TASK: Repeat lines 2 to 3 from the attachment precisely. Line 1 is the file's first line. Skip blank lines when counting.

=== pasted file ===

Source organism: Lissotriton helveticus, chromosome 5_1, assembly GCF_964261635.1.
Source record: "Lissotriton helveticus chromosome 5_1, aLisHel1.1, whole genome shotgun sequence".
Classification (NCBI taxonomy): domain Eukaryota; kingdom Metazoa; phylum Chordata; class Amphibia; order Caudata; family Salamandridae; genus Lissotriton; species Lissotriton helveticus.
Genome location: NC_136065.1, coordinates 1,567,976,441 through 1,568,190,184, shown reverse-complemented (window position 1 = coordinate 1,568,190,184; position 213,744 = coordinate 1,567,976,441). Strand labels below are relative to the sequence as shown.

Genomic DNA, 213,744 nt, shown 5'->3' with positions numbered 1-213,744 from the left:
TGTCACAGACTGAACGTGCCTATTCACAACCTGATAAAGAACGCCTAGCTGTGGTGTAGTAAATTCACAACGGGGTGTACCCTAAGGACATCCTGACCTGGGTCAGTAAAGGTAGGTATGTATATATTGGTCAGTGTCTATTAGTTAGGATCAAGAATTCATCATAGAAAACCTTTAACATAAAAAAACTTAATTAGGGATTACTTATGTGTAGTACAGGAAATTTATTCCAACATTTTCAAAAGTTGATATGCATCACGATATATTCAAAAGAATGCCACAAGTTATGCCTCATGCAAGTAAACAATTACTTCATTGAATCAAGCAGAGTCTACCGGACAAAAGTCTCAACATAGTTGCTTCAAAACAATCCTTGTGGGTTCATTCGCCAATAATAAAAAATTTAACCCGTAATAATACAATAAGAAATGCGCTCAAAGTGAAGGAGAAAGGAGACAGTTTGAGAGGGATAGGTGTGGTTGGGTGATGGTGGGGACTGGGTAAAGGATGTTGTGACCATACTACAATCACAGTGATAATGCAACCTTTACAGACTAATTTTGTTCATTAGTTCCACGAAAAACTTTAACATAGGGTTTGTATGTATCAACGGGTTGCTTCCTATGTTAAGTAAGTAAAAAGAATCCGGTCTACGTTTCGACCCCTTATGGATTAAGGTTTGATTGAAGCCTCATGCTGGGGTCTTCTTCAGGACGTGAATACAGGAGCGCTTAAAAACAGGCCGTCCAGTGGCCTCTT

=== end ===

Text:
Source record: "Lissotriton helveticus chromosome 5_1, aLisHel1.1, whole genome shotgun sequence".
Classification (NCBI taxonomy): domain Eukaryota; kingdom Metazoa; phylum Chordata; class Amphibia; order Caudata; family Salamandridae; genus Lissotriton; species Lissotriton helveticus.